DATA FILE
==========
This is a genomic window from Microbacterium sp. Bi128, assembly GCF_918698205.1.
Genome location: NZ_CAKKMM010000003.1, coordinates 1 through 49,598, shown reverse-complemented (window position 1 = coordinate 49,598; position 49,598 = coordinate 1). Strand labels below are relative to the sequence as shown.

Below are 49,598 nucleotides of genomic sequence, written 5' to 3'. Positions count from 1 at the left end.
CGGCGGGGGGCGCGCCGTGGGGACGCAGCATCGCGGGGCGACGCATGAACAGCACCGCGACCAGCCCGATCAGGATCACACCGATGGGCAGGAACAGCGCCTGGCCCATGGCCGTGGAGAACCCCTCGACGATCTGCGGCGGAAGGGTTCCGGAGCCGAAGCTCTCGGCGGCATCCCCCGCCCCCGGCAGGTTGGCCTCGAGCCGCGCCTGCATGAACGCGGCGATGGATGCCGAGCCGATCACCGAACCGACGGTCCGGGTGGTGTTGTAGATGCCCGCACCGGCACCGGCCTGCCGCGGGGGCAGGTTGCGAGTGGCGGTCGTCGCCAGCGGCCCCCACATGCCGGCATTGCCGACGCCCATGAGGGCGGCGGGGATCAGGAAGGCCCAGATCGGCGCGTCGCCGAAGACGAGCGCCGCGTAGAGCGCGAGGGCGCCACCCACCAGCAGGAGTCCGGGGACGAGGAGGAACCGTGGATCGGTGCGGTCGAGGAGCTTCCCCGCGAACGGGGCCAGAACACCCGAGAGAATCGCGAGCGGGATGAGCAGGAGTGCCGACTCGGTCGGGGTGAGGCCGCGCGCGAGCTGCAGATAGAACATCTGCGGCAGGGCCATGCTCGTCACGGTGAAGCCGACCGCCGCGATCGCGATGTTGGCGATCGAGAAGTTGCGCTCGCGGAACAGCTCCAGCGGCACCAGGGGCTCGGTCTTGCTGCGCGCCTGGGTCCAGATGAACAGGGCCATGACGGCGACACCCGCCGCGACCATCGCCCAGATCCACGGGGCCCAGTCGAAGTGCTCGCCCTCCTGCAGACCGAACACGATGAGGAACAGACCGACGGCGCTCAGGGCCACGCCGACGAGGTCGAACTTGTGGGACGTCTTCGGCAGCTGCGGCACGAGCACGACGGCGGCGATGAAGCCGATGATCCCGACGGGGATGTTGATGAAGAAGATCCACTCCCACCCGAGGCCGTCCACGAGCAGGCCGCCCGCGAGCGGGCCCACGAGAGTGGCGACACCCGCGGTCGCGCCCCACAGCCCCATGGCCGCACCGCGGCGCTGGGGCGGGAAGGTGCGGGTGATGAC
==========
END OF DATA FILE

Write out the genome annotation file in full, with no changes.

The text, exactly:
This is a genomic window from Microbacterium sp. Bi128, assembly GCF_918698205.1.
Genome location: NZ_CAKKMM010000003.1, coordinates 1 through 49,598, shown reverse-complemented (window position 1 = coordinate 49,598; position 49,598 = coordinate 1). Strand labels below are relative to the sequence as shown.

Below are 49,598 nucleotides of genomic sequence, written 5' to 3'. Positions count from 1 at the left end.
CGGCGGGGGGCGCGCCGTGGGGACGCAGCATCGCGGGGCGACGCATGAACAGCACCGCGACCAGCCCGATCAGGATCACACCGATGGGCAGGAACAGCGCCTGGCCCATGGCCGTGGAGAACCCCTCGACGATCTGCGGCGGAAGGGTTCCGGAGCCGAAGCTCTCGGCGGCATCCCCCGCCCCCGGCAGGTTGGCCTCGAGCCGCGCCTGCATGAACGCGGCGATGGATGCCGAGCCGATCACCGAACCGACGGTCCGGGTGGTGTTGTAGATGCCCGCACCGGCACCGGCCTGCCGCGGGGGCAGGTTGCGAGTGGCGGTCGTCGCCAGCGGCCCCCACATGCCGGCATTGCCGACGCCCATGAGGGCGGCGGGGATCAGGAAGGCCCAGATCGGCGCGTCGCCGAAGACGAGCGCCGCGTAGAGCGCGAGGGCGCCACCCACCAGCAGGAGTCCGGGGACGAGGAGGAACCGTGGATCGGTGCGGTCGAGGAGCTTCCCCGCGAACGGGGCCAGAACACCCGAGAGAATCGCGAGCGGGATGAGCAGGAGTGCCGACTCGGTCGGGGTGAGGCCGCGCGCGAGCTGCAGATAGAACATCTGCGGCAGGGCCATGCTCGTCACGGTGAAGCCGACCGCCGCGATCGCGATGTTGGCGATCGAGAAGTTGCGCTCGCGGAACAGCTCCAGCGGCACCAGGGGCTCGGTCTTGCTGCGCGCCTGGGTCCAGATGAACAGGGCCATGACGGCGACACCCGCCGCGACCATCGCCCAGATCCACGGGGCCCAGTCGAAGTGCTCGCCCTCCTGCAGACCGAACACGATGAGGAACAGACCGACGGCGCTCAGGGCCACGCCGACGAGGTCGAACTTGTGGGACGTCTTCGGCAGCTGCGGCACGAGCACGACGGCGGCGATGAAGCCGATGATCCCGACGGGGATGTTGATGAAGAAGATCCACTCCCACCCGAGGCCGTCCACGAGCAGGCCGCCCGCGAGCGGGCCCACGAGAGTGGCGACACCCGCGGTCGCGCCCCACAGCCCCATGGCCGCACCGCGGCGCTGGGGCGGGAAGGTGCGGGTGATGAC